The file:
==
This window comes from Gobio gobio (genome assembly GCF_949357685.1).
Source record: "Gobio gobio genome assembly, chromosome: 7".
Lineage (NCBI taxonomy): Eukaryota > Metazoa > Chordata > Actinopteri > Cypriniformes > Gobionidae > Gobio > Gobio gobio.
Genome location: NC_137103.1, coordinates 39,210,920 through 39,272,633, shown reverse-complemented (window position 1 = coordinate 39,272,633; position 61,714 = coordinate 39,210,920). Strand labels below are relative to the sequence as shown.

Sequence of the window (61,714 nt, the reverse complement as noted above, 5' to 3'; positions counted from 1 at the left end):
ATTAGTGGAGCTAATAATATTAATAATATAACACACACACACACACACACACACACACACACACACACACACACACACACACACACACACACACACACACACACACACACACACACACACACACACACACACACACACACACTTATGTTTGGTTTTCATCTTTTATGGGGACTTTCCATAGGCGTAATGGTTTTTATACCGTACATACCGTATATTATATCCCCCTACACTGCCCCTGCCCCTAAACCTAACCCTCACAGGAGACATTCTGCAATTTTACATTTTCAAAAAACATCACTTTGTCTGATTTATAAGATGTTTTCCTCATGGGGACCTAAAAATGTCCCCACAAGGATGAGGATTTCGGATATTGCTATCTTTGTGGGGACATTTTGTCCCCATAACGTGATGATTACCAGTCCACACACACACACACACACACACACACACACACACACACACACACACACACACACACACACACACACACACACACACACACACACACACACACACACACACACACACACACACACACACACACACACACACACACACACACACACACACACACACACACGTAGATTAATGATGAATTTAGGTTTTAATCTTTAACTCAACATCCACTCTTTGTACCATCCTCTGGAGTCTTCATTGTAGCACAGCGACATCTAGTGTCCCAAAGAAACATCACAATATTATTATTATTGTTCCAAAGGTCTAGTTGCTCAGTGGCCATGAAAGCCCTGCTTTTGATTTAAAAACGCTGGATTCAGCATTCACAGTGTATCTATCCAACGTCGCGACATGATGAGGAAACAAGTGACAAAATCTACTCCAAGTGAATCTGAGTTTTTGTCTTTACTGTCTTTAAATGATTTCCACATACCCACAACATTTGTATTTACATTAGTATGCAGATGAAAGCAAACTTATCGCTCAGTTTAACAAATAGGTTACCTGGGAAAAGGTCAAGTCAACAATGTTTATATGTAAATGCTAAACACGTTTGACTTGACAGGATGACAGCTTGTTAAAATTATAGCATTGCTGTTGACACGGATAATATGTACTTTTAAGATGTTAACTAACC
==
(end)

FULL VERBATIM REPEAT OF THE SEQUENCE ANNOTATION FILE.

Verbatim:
This window comes from Gobio gobio (genome assembly GCF_949357685.1).
Source record: "Gobio gobio genome assembly, chromosome: 7".
Lineage (NCBI taxonomy): Eukaryota > Metazoa > Chordata > Actinopteri > Cypriniformes > Gobionidae > Gobio > Gobio gobio.
Genome location: NC_137103.1, coordinates 39,210,920 through 39,272,633, shown reverse-complemented (window position 1 = coordinate 39,272,633; position 61,714 = coordinate 39,210,920). Strand labels below are relative to the sequence as shown.

Sequence of the window (61,714 nt, the reverse complement as noted above, 5' to 3'; positions counted from 1 at the left end):
ATTAGTGGAGCTAATAATATTAATAATATAACACACACACACACACACACACACACACACACACACACACACACACACACACACACACACACACACACACACACACACACACACACACACACACACACACACACACACACACTTATGTTTGGTTTTCATCTTTTATGGGGACTTTCCATAGGCGTAATGGTTTTTATACCGTACATACCGTATATTATATCCCCCTACACTGCCCCTGCCCCTAAACCTAACCCTCACAGGAGACATTCTGCAATTTTACATTTTCAAAAAACATCACTTTGTCTGATTTATAAGATGTTTTCCTCATGGGGACCTAAAAATGTCCCCACAAGGATGAGGATTTCGGATATTGCTATCTTTGTGGGGACATTTTGTCCCCATAACGTGATGATTACCAGTCCACACACACACACACACACACACACACACACACACACACACACACACACACACACACACACACACACACACACACACACACACACACACACACACACACACACACACACACACACACACACACACACACACACACACACACACACACACACACACACACGTAGATTAATGATGAATTTAGGTTTTAATCTTTAACTCAACATCCACTCTTTGTACCATCCTCTGGAGTCTTCATTGTAGCACAGCGACATCTAGTGTCCCAAAGAAACATCACAATATTATTATTATTGTTCCAAAGGTCTAGTTGCTCAGTGGCCATGAAAGCCCTGCTTTTGATTTAAAAACGCTGGATTCAGCATTCACAGTGTATCTATCCAACGTCGCGACATGATGAGGAAACAAGTGACAAAATCTACTCCAAGTGAATCTGAGTTTTTGTCTTTACTGTCTTTAAATGATTTCCACATACCCACAACATTTGTATTTACATTAGTATGCAGATGAAAGCAAACTTATCGCTCAGTTTAACAAATAGGTTACCTGGGAAAAGGTCAAGTCAACAATGTTTATATGTAAATGCTAAACACGTTTGACTTGACAGGATGACAGCTTGTTAAAATTATAGCATTGCTGTTGACACGGATAATATGTACTTTTAAGATGTTAACTAACC